Gymnasts and pointe dancers: Claire Forey, Ruyuan Yang, Mostin Hu and Megan RigabarPhoto/ Daniel Fry

This production of Shakespeare’s The Winter’s Tale conjures up the sense of wonder and magic promised by its exciting premise. We are in the wild world of the circus – a land of clowns and ballerinas, witches and jealous circus masters. It’s a dazzling vision, and one that has been brought to vibrant life by a wonderfully inventive cast and creative team. 

"Each character has an entirely unique look"

The production owes much of its distinctive look to the sets and costumes. The scenery, designed with creative flare and an eye for aesthetics by Cody Knight, gives the production its eccentric, otherworldly flavour. Hermione’s prison is a hauntingly effective human-sized cage. The trees in the forest of Bohemia are represented with multi-coloured hanging scarves. Costume designer Ramisa Hasan and hair and make-up stylists Kirsty Turnbull and Cat Strong have been equally imaginative. They made full use of the circus-themed production's creative potential: characters in carnival costumes, with drawn-on eyebrows and heart-shaped mouths, address us from beneath pancake white make-up. What’s more impressive is that each character has an entirely unique look. Paulina, played by India Lewis, is stately and imposing in a Queen of Hearts-style dress. Leontes (Liam MacMillian) appears effectively immature in his too-big striped jacket and breeches.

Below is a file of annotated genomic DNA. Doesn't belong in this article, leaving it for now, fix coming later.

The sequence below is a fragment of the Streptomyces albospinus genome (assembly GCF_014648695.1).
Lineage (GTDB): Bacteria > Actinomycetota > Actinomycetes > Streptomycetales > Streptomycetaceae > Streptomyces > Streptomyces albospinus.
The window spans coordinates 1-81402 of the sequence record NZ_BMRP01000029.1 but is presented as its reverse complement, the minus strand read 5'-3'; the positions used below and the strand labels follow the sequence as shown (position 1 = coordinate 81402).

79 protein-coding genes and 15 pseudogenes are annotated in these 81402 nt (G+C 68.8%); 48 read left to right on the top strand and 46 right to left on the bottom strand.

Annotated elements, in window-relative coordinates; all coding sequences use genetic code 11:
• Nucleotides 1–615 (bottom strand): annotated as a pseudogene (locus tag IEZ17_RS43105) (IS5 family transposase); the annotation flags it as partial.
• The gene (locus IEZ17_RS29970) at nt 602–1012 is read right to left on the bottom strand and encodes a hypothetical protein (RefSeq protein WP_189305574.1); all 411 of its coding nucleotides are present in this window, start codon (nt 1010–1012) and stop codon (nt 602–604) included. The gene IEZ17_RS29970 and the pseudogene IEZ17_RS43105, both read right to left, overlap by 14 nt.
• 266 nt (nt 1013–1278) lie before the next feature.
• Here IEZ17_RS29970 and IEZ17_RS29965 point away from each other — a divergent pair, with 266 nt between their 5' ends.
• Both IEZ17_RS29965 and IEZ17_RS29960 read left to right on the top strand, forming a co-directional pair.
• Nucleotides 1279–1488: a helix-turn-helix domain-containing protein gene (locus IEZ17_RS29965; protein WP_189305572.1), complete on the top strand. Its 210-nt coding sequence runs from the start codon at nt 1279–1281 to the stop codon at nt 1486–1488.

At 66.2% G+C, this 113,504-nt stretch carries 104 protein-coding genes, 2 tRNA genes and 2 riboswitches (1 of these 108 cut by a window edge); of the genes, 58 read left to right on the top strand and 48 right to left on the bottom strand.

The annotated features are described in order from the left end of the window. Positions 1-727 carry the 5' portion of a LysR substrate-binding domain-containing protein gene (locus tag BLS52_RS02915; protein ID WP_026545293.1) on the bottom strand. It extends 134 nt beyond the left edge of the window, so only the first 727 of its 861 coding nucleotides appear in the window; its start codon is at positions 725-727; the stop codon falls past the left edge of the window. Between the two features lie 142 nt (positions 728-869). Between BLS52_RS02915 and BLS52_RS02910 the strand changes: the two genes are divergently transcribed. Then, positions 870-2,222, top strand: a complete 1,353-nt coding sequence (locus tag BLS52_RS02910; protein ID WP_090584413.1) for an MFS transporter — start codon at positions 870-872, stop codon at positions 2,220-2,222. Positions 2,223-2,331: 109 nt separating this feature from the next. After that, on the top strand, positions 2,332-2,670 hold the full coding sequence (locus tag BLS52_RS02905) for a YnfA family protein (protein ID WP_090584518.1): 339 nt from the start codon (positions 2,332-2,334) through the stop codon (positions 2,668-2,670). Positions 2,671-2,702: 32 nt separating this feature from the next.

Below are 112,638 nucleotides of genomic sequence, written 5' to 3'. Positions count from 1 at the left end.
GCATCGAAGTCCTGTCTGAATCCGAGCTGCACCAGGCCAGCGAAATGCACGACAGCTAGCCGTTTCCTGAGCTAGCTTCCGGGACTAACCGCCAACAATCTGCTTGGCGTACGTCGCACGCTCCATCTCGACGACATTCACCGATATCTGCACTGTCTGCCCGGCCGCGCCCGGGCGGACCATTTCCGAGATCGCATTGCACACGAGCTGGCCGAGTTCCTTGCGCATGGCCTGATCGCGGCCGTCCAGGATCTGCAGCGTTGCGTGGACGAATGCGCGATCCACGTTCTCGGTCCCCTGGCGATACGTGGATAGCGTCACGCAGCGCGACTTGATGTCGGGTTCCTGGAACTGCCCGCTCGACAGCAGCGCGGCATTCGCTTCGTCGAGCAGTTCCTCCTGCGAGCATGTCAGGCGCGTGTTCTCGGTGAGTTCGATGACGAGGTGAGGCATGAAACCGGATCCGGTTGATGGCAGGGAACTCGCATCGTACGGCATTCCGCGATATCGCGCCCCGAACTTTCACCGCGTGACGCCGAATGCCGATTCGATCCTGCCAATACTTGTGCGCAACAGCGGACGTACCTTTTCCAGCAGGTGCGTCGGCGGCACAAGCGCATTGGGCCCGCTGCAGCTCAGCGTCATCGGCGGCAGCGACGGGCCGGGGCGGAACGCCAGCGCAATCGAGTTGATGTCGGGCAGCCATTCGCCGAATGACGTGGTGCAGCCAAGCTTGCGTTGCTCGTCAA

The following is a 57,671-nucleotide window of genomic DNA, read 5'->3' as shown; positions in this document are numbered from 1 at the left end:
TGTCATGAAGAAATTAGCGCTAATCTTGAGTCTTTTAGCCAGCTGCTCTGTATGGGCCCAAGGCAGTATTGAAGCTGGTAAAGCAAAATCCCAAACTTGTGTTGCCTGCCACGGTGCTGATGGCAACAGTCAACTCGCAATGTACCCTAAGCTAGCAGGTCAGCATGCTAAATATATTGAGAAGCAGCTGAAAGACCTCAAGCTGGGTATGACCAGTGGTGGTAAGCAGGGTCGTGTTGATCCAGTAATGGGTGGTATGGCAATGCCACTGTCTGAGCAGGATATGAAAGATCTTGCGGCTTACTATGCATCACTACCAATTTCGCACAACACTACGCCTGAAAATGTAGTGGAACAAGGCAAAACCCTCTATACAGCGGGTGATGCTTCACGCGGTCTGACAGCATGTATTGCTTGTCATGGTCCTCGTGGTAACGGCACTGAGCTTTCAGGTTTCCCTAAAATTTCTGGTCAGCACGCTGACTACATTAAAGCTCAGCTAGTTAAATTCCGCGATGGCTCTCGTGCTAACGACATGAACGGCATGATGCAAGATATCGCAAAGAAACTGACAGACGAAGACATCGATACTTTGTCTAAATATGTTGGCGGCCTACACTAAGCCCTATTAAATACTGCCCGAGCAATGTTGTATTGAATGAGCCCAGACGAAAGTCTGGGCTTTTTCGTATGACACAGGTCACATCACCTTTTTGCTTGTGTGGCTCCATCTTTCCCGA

Director Ilona Sell and Assistant Directors Lucia Bowers and Alex Kiy have crafted a striking, cohesive vision. The production has a fairy-tale feel that proves to be very much in line with the mad twists and turns of Shakespeare’s text. The ballet and gymnastic choreographies between scenes, performed to unsettling carnival music designed by Alex Wrathall, add to the production’s sense of unreality and showmanship. The effect is something like Tim Burton’s Alice in Wonderland – slightly uncanny, escapist and captivating. All the sets and costumes deserve to be appreciated in person, so I’ll only add that some scenes utilise a climbing frame, and encourage you to find out more. 

The cast rise to the challenges presented by the production’s gorgeous design. King Leontes is the circus’ tantrum-prone ring-master, pouting and insecure under his face paint. MacMillian’s tightly-wound physicality and short, sharp vocal delivery makes the character appropriately insufferable. Jack Ward as Hermione is his dignified other half – her grounded performance at the trial scene was especially touching. Set against the production’s lighter, more fanciful moments, the monologue in which Hermione pleads for her life has a poignant gravity. Assertive direction meant that longer monologues from the main cast were always well-paced and engaging. 

"Slightly uncanny, escapist and captivating"

Impressive comedic performances were delivered by the whole cast. Amongst the many inventive, zany characterisations, Maria Telnikoff was one stand-out as a trembling, wide-eyed jester. Special credit should also go to Lucia Bowers for her precise comedic timing as the old shepherd, and to Coco Wheeler for her charming, dancing delivery of Time’s tricky monologues. 


Mountain View

Out of Water review

The cumulative effect of the impressive direction and skilful tech is a production that feels grounded in a colourful alternate universe, one as dangerous as it is fabulously fun. This show breathes fresh life into a complicated and beloved classic. Go and see the sparkling spectacle for yourself. 

The Winters Tale is playing at the ADC at 7:45pm from Tuesday 22nd February - Saturday 26th February.